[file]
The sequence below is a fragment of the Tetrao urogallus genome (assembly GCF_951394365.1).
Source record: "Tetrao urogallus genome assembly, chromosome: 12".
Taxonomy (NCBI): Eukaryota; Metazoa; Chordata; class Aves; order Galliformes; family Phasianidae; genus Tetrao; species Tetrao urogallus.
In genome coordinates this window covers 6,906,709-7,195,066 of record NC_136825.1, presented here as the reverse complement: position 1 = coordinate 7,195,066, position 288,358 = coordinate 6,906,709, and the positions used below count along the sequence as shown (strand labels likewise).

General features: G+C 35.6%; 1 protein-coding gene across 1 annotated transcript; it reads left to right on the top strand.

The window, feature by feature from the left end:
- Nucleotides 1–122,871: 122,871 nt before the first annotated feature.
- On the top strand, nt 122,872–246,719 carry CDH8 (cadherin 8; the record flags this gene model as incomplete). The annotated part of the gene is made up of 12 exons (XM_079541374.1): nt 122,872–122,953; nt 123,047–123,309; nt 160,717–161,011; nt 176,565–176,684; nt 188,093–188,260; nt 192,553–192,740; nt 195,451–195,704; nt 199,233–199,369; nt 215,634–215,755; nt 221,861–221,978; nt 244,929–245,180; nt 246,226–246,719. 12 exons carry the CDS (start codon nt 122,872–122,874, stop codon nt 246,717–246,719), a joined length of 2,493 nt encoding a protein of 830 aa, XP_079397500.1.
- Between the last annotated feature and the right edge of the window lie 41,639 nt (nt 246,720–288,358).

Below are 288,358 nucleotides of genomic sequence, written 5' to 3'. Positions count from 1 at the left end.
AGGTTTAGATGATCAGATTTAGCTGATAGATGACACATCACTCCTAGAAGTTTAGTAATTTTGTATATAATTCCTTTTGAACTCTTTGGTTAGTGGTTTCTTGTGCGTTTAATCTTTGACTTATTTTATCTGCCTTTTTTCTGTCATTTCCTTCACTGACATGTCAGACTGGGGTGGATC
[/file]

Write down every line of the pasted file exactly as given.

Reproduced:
The sequence below is a fragment of the Tetrao urogallus genome (assembly GCF_951394365.1).
Source record: "Tetrao urogallus genome assembly, chromosome: 12".
Taxonomy (NCBI): Eukaryota; Metazoa; Chordata; class Aves; order Galliformes; family Phasianidae; genus Tetrao; species Tetrao urogallus.
In genome coordinates this window covers 6,906,709-7,195,066 of record NC_136825.1, presented here as the reverse complement: position 1 = coordinate 7,195,066, position 288,358 = coordinate 6,906,709, and the positions used below count along the sequence as shown (strand labels likewise).

General features: G+C 35.6%; 1 protein-coding gene across 1 annotated transcript; it reads left to right on the top strand.

The window, feature by feature from the left end:
- Nucleotides 1–122,871: 122,871 nt before the first annotated feature.
- On the top strand, nt 122,872–246,719 carry CDH8 (cadherin 8; the record flags this gene model as incomplete). The annotated part of the gene is made up of 12 exons (XM_079541374.1): nt 122,872–122,953; nt 123,047–123,309; nt 160,717–161,011; nt 176,565–176,684; nt 188,093–188,260; nt 192,553–192,740; nt 195,451–195,704; nt 199,233–199,369; nt 215,634–215,755; nt 221,861–221,978; nt 244,929–245,180; nt 246,226–246,719. 12 exons carry the CDS (start codon nt 122,872–122,874, stop codon nt 246,717–246,719), a joined length of 2,493 nt encoding a protein of 830 aa, XP_079397500.1.
- Between the last annotated feature and the right edge of the window lie 41,639 nt (nt 246,720–288,358).

Below are 288,358 nucleotides of genomic sequence, written 5' to 3'. Positions count from 1 at the left end.
AGGTTTAGATGATCAGATTTAGCTGATAGATGACACATCACTCCTAGAAGTTTAGTAATTTTGTATATAATTCCTTTTGAACTCTTTGGTTAGTGGTTTCTTGTGCGTTTAATCTTTGACTTATTTTATCTGCCTTTTTTCTGTCATTTCCTTCACTGACATGTCAGACTGGGGTGGATC